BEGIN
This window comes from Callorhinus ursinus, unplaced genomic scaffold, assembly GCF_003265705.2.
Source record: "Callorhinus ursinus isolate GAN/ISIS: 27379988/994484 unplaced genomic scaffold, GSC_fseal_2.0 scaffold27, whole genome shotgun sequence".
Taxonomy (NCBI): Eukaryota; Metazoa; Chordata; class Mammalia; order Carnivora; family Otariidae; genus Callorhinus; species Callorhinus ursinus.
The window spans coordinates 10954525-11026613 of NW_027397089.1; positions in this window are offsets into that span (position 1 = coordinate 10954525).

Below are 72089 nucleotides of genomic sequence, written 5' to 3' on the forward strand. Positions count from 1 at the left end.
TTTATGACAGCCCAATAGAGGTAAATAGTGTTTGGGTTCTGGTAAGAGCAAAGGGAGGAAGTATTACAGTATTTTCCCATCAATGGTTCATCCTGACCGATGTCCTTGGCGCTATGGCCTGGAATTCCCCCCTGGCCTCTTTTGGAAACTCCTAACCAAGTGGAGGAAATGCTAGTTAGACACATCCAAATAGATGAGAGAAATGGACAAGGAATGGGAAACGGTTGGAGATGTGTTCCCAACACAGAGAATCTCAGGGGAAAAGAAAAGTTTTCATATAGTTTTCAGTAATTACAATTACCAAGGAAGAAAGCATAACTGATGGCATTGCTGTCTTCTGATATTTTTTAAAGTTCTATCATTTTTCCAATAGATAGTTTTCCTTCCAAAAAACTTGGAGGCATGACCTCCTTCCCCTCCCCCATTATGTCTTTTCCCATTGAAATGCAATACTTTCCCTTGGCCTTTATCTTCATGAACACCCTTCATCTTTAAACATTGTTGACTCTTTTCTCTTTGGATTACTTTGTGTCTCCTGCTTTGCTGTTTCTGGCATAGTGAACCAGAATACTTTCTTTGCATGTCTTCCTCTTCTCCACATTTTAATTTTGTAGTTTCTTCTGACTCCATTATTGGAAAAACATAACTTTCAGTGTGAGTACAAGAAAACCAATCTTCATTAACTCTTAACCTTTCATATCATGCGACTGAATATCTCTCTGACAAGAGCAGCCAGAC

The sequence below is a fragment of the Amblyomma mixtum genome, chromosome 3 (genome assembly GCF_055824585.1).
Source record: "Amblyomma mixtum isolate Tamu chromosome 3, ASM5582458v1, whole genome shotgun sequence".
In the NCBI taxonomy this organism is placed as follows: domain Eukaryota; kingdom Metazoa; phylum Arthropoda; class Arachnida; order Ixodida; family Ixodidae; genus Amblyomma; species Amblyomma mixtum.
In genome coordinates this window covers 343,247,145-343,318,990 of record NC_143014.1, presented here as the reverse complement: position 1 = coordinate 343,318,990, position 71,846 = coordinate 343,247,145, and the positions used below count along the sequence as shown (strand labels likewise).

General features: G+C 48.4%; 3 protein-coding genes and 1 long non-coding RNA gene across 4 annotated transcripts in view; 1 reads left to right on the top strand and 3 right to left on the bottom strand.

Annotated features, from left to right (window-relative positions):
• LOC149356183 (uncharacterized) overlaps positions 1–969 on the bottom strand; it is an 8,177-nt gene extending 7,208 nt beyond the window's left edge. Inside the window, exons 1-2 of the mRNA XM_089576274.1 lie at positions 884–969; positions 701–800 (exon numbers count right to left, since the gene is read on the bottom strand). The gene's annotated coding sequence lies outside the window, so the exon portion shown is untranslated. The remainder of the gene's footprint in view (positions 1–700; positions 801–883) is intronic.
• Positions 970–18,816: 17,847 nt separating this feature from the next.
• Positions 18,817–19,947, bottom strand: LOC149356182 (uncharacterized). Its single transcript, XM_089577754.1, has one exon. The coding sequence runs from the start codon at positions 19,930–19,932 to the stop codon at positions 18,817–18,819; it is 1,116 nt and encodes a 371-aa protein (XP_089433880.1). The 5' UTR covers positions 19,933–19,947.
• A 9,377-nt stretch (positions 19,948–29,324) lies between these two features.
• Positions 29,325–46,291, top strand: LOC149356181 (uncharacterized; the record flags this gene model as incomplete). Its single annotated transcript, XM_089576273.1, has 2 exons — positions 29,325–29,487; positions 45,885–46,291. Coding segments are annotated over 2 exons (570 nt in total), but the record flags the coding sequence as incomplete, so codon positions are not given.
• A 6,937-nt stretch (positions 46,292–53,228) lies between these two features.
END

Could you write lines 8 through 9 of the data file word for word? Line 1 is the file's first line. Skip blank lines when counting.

Source record: "Amblyomma mixtum isolate Tamu chromosome 3, ASM5582458v1, whole genome shotgun sequence".
In the NCBI taxonomy this organism is placed as follows: domain Eukaryota; kingdom Metazoa; phylum Arthropoda; class Arachnida; order Ixodida; family Ixodidae; genus Amblyomma; species Amblyomma mixtum.